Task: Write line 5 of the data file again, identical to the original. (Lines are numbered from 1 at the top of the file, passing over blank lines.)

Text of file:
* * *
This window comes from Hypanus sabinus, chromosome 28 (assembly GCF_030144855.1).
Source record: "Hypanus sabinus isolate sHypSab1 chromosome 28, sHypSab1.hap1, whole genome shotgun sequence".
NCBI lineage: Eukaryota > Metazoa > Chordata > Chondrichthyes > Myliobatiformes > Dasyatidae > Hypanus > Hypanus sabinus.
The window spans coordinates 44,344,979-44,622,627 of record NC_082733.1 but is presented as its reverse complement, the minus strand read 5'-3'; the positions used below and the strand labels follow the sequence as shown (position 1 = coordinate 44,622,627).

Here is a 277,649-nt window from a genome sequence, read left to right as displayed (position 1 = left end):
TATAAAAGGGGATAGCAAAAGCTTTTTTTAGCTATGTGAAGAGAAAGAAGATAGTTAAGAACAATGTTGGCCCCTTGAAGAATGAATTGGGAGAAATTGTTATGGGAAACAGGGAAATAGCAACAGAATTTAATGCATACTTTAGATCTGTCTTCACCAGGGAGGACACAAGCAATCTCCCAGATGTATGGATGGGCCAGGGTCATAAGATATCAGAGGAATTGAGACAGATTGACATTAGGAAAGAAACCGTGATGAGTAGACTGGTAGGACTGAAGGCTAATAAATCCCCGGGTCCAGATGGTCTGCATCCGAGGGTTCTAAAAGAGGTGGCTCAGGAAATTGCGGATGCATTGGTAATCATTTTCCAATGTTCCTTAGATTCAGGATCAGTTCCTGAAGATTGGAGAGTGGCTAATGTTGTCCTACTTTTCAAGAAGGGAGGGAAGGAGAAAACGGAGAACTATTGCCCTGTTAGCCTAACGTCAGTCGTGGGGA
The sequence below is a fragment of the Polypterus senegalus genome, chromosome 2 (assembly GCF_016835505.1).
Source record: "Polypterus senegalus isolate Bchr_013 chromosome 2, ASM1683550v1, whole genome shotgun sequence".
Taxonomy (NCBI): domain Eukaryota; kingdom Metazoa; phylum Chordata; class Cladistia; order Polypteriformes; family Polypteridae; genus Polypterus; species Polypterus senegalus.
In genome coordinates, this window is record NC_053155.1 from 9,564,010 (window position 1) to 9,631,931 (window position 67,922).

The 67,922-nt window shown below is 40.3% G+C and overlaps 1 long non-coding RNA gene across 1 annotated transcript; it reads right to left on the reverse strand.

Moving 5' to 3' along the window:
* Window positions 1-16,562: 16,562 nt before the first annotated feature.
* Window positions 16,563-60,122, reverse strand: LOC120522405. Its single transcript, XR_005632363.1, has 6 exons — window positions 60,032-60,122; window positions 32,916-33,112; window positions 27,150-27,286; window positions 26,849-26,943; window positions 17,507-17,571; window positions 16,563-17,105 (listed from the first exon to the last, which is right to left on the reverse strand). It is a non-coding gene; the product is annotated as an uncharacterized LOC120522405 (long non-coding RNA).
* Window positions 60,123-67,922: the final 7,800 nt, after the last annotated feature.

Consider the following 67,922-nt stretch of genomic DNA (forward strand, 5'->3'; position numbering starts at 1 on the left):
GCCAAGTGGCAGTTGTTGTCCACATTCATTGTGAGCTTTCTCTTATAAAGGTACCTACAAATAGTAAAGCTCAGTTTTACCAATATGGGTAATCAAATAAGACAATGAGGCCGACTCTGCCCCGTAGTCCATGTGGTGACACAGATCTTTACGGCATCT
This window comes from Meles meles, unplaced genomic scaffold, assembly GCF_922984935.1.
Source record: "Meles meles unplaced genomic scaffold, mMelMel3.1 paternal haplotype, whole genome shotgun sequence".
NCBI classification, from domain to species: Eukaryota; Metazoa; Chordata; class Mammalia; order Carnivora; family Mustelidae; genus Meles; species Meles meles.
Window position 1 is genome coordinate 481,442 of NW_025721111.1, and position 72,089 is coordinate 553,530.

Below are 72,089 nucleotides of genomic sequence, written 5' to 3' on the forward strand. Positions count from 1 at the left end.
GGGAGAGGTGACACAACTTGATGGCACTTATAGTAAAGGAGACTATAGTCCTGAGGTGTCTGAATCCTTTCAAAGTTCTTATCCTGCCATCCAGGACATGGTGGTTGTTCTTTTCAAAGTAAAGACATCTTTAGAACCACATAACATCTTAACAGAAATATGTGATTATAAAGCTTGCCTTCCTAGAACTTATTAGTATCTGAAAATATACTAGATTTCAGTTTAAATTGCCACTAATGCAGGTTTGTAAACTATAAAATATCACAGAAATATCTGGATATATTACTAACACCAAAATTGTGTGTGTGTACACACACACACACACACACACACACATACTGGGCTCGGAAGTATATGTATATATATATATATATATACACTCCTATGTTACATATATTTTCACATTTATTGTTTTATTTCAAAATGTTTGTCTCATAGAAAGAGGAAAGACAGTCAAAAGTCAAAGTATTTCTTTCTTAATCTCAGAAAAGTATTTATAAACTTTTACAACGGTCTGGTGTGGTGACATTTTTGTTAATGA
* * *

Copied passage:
Here is a 277,649-nt window from a genome sequence, read left to right as displayed (position 1 = left end):